The shop I'm at has a handful of old iron, all doing good work, all old to ancient, all "worn out". These include a 1910 54" Harrington that turns to less than a thou, a 1885 Harrington gap bed, that will do close to a thou with a little care, an early 60's 14" Pacemaker that does better than a thou without blinking, and a 10" Logan that need some lovin' for small work.
Old iron can be very good iron. Among the less expensive options when I was last looking (2 years ago) are the assorted 6" Craftsman (Made by Atlas and by AA Machine- very different machines, both can do good work, both can be had at reasonable price). Genuine Atlas's are available reasonably priced, often with tooling and accessories. Logan and South Bend machines are common, but often priced high due to the name. Logans seem to be more reasonable with the Ward name.
If you can find a Logan, many parts are still available-- Logan Actuator Co if the current supplier, run by Logan family. See: http://www.lathe.com and http://www.loganact.com
03-01-2004, 07:59 PM
Lathes in the smaller sizes...under 10" swing...can often be "cult" lathes. Due to their small size, every homeshop owner wants/needs/has to have one of these lathes. Because of this, the smaller lathes may actually go for more money than the slightly larger entry level commercial lathes. Their accessories won't be as cheap and the headstock spindle will likely be threaded and smaller than what a 5C collet will fit into. If you can fit a larger lathe into your shop you may be better served as the extra iron will tend to cut down on chatter due to increased rigidity...important if you are ever contemplating using carbide tooling. Many of the accessories will also be cheaper...a modestly sized set of 5C collets is going to run substantially less than a 3C or 3AT set and cover nearly twice the diameter as well. Downside of the larger lathes is that parts may not be as readily available for these machines....there were one heck of a lot of small South Bend, Logan, Atlas, etc lathes produced in the glory years of homeshop metalworking from the '20s-'60s.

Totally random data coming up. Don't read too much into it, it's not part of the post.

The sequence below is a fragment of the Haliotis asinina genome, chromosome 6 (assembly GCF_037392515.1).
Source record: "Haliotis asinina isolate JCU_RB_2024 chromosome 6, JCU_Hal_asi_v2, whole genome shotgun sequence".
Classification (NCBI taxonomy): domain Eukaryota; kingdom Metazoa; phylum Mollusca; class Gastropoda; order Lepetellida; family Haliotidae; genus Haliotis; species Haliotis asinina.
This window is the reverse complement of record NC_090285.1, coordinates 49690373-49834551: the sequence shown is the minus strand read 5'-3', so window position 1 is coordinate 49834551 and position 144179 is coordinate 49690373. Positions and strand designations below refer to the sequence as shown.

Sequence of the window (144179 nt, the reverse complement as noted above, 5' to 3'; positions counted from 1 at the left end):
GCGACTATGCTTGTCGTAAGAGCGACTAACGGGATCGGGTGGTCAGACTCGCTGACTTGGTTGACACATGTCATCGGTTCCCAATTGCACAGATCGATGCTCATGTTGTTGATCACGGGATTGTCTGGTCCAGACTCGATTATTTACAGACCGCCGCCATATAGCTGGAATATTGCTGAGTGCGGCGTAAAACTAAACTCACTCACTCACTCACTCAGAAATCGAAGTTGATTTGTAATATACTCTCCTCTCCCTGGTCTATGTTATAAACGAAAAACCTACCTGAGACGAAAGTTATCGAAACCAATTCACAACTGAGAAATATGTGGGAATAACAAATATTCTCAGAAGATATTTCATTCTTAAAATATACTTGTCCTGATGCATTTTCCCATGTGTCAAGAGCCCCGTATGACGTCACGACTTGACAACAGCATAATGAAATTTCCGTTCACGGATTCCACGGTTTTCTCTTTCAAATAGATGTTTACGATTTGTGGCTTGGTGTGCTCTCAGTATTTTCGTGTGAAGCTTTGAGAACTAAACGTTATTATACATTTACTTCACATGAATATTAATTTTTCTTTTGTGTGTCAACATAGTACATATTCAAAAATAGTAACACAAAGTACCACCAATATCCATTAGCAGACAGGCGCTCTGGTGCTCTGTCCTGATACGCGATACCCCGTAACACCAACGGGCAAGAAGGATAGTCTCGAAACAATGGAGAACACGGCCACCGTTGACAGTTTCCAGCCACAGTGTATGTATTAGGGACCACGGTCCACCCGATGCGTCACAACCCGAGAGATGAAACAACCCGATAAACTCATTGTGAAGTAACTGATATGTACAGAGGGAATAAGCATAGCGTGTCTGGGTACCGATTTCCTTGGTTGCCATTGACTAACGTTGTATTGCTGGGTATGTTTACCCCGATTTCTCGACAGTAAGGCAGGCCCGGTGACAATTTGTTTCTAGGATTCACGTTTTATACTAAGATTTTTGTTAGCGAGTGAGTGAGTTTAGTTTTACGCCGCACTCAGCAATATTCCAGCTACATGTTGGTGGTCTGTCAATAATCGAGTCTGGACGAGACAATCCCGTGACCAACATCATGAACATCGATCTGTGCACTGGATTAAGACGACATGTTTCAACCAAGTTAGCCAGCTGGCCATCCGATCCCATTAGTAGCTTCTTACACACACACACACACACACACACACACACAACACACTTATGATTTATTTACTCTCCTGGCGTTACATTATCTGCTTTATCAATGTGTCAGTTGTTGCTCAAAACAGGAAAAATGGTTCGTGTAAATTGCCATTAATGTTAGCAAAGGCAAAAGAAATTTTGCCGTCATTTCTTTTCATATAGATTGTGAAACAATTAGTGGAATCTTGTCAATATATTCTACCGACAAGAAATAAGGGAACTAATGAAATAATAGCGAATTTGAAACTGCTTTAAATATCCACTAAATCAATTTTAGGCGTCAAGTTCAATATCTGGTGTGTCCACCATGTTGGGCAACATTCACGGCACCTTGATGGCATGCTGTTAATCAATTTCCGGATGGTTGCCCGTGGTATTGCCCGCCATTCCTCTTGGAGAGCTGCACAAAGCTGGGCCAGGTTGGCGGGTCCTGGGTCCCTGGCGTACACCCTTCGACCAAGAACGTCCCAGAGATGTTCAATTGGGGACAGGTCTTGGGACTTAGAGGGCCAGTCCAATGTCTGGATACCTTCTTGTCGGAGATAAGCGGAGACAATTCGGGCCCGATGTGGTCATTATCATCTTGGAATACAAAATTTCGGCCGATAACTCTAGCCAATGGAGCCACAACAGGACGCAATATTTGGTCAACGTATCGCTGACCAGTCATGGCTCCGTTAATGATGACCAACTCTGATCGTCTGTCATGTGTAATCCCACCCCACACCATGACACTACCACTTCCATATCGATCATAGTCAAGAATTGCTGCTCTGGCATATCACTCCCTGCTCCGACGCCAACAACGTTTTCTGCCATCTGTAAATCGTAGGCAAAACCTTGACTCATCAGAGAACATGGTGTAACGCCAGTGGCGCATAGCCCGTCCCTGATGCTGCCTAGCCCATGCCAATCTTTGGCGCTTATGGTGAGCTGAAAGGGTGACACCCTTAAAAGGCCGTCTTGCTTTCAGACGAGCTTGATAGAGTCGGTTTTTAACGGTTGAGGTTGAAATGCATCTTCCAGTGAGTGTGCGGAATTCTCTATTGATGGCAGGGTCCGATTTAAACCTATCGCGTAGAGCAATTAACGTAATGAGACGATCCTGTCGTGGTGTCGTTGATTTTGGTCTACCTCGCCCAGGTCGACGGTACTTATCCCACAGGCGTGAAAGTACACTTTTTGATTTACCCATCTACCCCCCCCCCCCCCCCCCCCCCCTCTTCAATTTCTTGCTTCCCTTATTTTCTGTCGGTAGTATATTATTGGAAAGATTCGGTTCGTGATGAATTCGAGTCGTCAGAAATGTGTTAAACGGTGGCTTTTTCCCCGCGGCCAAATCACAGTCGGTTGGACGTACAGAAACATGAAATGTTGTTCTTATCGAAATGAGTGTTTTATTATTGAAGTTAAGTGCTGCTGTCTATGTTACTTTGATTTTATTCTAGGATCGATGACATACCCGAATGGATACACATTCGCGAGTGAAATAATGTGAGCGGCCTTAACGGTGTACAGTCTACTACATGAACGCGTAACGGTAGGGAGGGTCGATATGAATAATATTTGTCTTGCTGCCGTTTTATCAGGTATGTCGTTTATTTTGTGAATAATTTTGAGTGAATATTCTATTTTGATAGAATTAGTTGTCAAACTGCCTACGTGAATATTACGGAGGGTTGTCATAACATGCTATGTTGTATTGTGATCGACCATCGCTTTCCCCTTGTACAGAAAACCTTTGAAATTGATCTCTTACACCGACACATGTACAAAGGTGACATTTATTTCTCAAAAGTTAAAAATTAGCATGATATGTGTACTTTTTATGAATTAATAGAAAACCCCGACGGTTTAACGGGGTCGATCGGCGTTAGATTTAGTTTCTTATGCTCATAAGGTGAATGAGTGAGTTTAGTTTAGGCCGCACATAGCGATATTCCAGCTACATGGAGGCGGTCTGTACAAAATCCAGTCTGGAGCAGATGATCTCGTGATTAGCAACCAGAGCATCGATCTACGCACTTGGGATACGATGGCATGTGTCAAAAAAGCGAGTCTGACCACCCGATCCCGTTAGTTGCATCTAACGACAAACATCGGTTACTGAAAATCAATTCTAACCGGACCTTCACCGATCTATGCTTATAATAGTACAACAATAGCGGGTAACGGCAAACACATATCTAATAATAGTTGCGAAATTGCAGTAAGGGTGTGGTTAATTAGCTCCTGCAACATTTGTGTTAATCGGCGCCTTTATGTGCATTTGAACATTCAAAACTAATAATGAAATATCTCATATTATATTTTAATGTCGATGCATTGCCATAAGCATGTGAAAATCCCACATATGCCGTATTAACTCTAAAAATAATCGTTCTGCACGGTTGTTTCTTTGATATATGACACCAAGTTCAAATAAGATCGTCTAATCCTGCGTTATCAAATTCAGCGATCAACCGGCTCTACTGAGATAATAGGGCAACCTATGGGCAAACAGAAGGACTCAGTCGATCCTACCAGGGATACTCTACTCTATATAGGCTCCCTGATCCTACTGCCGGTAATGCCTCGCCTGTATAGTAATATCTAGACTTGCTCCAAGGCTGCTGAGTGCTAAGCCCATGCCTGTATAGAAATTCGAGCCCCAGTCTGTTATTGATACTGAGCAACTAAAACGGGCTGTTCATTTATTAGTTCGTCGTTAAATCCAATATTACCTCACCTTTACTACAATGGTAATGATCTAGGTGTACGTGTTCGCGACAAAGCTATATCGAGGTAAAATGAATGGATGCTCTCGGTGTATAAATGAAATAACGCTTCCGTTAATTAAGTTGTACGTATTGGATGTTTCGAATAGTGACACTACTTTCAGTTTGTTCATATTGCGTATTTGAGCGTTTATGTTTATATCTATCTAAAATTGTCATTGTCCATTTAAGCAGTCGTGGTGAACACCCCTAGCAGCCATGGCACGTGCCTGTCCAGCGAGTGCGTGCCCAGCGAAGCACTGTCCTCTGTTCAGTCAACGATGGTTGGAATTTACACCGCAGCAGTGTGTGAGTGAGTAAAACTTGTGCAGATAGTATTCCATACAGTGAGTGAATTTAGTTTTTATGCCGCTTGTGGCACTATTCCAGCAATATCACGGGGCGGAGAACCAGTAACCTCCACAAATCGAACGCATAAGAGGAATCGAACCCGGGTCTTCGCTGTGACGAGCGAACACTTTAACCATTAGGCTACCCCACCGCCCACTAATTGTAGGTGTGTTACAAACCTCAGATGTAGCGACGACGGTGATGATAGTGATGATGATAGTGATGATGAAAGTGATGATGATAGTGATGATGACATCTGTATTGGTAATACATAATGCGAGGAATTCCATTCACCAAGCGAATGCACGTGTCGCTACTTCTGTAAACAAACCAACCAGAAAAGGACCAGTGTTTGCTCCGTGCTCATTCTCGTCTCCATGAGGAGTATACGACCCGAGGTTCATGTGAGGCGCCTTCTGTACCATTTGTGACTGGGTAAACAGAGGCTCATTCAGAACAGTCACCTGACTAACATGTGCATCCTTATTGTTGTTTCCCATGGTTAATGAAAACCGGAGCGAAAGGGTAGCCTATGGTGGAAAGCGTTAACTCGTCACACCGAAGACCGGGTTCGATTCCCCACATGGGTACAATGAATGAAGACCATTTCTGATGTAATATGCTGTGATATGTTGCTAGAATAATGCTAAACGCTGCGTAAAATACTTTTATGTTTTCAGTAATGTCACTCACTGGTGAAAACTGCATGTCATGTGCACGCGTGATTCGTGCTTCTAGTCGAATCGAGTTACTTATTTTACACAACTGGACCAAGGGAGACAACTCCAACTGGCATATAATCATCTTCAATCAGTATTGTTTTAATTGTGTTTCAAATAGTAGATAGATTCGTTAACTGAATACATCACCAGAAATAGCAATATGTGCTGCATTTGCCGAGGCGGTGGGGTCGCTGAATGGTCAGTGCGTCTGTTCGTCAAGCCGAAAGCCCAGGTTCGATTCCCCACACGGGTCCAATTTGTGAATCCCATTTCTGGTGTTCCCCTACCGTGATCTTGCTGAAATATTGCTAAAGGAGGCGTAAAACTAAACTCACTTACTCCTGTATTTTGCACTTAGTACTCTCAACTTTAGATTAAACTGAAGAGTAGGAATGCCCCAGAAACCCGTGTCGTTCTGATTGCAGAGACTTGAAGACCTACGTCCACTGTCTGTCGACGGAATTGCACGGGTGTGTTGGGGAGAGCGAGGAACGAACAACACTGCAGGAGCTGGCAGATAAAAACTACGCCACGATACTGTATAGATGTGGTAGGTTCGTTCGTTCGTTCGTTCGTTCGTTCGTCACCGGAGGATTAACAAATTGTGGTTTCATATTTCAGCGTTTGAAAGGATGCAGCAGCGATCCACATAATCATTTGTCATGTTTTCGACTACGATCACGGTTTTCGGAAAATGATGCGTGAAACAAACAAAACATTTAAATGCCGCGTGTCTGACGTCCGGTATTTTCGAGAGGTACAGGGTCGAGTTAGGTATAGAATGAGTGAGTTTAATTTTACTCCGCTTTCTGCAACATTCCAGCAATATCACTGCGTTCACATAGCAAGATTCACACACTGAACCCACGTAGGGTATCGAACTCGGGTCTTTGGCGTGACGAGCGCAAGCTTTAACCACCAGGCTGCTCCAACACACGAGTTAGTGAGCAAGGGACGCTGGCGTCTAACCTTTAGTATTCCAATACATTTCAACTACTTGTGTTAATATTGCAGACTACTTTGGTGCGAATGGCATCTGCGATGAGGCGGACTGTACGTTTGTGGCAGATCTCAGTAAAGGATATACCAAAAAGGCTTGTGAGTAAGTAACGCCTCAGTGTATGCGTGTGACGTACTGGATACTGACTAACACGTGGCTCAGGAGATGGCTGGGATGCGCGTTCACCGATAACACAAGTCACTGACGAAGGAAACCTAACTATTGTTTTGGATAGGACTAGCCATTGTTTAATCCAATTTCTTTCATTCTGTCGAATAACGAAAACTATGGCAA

enlpck, Thanks. Judging by your location, I assume you are in Newark or Jersey City:D
I'm just outside of Morristown about 20 minutes away.
I think ideally I would get some old iron. I just like the quality of the older machines and don't need anything fancy. I could fit anywhere between a 10-13" in my space and budget I think. If you ever hear of them getting ready to dump something like that 10" logan, I'd appreciate a holler if you happen to think of it. That is if it doesn't end up in your garage.:D
Thanks again everyone.
03-01-2004, 09:33 PM
I really am in the armpit... by South amboy, raritan bay area.. oil farms and sewage.
The Logan is too useful for small work right now. tThe other week it was the only machine we had to cut some seats on a couple shafts. I had to weld the bottoms on for fitup (reach rods for remote operation on ball valves) and then, whoops, the ends were too big and the rods just too short to fit the spindle on the Pacemaker. The logan is short enough that they ends could hang outboard. Duct tape kept the universals from flopping. Cut to a snug slip fit for pinning in place.
I have a coworker at my day job that had a 6" Atlas for sale recently.. I can see if he still has it if you're interested. There are a bunch of machinery shows coming up, as well. Allaire state park in May. Several in eastern PA same time frame. Good place to network for deals.
Ok, know right where you are. Used to live in Sayreville awhile back. Yes, if he has a 6" Atlas, I'd be interested. Thanks.
Yeah, I'm going to hit those shows hopefully. I'm trying to hunt around for shops that are closing. Figure someone has to have something. Not in a major rush though, would rather take my time and find the right one.
03-02-2004, 07:07 PM
Originally posted by Franz
and of course there are the LeBlond guys will swear the rest are all scrap metal.
I have 2 LeBlonds 15x48 about 1981 models. Ran large LeBlonds, Lodges, and Americans for 12 years for Newport News Shipbuilding. What a good place to learn! As soon as the new shop is finished going to rebuild at least 1. Got the the 2 I have at auction at my current job for 250.00 each.
03-02-2004, 07:15 PM
second LeBlond I have.